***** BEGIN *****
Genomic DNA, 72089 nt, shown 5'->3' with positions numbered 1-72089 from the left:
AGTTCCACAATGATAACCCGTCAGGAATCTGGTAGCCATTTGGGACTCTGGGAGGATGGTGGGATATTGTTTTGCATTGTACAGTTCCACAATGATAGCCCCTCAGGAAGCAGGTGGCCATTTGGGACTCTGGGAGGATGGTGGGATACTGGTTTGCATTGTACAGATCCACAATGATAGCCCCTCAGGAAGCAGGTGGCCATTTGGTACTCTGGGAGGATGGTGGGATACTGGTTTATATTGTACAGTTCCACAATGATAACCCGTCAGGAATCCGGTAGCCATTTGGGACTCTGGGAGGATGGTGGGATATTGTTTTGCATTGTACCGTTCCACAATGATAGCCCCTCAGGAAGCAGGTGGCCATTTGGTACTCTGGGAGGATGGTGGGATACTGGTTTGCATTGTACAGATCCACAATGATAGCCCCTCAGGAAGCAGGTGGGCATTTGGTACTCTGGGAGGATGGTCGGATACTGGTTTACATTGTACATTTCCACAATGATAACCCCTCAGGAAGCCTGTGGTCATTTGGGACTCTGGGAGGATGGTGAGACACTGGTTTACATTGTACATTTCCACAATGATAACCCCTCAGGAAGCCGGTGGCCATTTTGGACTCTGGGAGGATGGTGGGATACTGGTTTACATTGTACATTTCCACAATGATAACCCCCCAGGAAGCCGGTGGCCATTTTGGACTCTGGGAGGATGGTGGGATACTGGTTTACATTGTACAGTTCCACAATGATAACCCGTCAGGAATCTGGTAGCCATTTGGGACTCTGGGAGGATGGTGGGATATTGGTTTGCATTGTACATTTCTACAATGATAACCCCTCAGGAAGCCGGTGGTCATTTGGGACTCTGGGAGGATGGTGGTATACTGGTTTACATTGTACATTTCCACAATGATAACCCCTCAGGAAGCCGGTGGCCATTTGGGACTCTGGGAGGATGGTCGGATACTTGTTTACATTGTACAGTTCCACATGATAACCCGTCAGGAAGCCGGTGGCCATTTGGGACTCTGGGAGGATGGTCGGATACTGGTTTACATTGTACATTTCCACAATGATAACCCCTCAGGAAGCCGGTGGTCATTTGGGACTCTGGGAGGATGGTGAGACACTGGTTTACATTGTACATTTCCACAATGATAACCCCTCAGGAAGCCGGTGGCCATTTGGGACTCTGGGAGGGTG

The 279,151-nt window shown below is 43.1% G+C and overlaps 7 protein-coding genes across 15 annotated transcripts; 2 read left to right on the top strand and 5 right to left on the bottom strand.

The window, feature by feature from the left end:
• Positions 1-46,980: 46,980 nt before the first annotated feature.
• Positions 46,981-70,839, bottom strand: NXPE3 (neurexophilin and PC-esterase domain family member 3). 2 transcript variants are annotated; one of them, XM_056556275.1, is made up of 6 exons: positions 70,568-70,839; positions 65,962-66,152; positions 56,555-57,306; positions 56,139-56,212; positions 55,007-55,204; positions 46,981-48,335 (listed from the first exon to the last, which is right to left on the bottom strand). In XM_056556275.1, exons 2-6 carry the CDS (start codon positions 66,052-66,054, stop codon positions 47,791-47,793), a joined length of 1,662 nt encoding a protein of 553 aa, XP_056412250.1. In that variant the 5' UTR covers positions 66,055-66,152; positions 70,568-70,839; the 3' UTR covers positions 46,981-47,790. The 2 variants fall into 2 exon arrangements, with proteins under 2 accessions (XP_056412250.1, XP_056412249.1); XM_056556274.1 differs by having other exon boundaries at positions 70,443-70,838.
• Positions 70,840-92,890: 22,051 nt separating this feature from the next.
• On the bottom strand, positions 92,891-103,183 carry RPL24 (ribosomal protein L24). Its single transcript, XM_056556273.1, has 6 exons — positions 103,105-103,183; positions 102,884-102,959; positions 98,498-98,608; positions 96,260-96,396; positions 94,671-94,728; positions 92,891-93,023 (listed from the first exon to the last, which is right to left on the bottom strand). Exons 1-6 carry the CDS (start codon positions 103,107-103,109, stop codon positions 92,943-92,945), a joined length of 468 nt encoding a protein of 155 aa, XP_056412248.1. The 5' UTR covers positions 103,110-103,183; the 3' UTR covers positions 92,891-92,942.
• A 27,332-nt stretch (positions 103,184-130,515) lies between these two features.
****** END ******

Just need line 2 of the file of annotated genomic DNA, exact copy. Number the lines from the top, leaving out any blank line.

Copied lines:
AGTTCCACAATGATAACCCGTCAGGAATCTGGTAGCCATTTGGGACTCTGGGAGGATGGTGGGATATTGTTTTGCATTGTACAGTTCCACAATGATAGCCCCTCAGGAAGCAGGTGGCCATTTGGGACTCTGGGAGGATGGTGGGATACTGGTTTGCATTGTACAGATCCACAATGATAGCCCCTCAGGAAGCAGGTGGCCATTTGGTACTCTGGGAGGATGGTGGGATACTGGTTTATATTGTACAGTTCCACAATGATAACCCGTCAGGAATCCGGTAGCCATTTGGGACTCTGGGAGGATGGTGGGATATTGTTTTGCATTGTACCGTTCCACAATGATAGCCCCTCAGGAAGCAGGTGGCCATTTGGTACTCTGGGAGGATGGTGGGATACTGGTTTGCATTGTACAGATCCACAATGATAGCCCCTCAGGAAGCAGGTGGGCATTTGGTACTCTGGGAGGATGGTCGGATACTGGTTTACATTGTACATTTCCACAATGATAACCCCTCAGGAAGCCTGTGGTCATTTGGGACTCTGGGAGGATGGTGAGACACTGGTTTACATTGTACATTTCCACAATGATAACCCCTCAGGAAGCCGGTGGCCATTTTGGACTCTGGGAGGATGGTGGGATACTGGTTTACATTGTACATTTCCACAATGATAACCCCCCAGGAAGCCGGTGGCCATTTTGGACTCTGGGAGGATGGTGGGATACTGGTTTACATTGTACAGTTCCACAATGATAACCCGTCAGGAATCTGGTAGCCATTTGGGACTCTGGGAGGATGGTGGGATATTGGTTTGCATTGTACATTTCTACAATGATAACCCCTCAGGAAGCCGGTGGTCATTTGGGACTCTGGGAGGATGGTGGTATACTGGTTTACATTGTACATTTCCACAATGATAACCCCTCAGGAAGCCGGTGGCCATTTGGGACTCTGGGAGGATGGTCGGATACTTGTTTACATTGTACAGTTCCACATGATAACCCGTCAGGAAGCCGGTGGCCATTTGGGACTCTGGGAGGATGGTCGGATACTGGTTTACATTGTACATTTCCACAATGATAACCCCTCAGGAAGCCGGTGGTCATTTGGGACTCTGGGAGGATGGTGAGACACTGGTTTACATTGTACATTTCCACAATGATAACCCCTCAGGAAGCCGGTGGCCATTTGGGACTCTGGGAGGGTG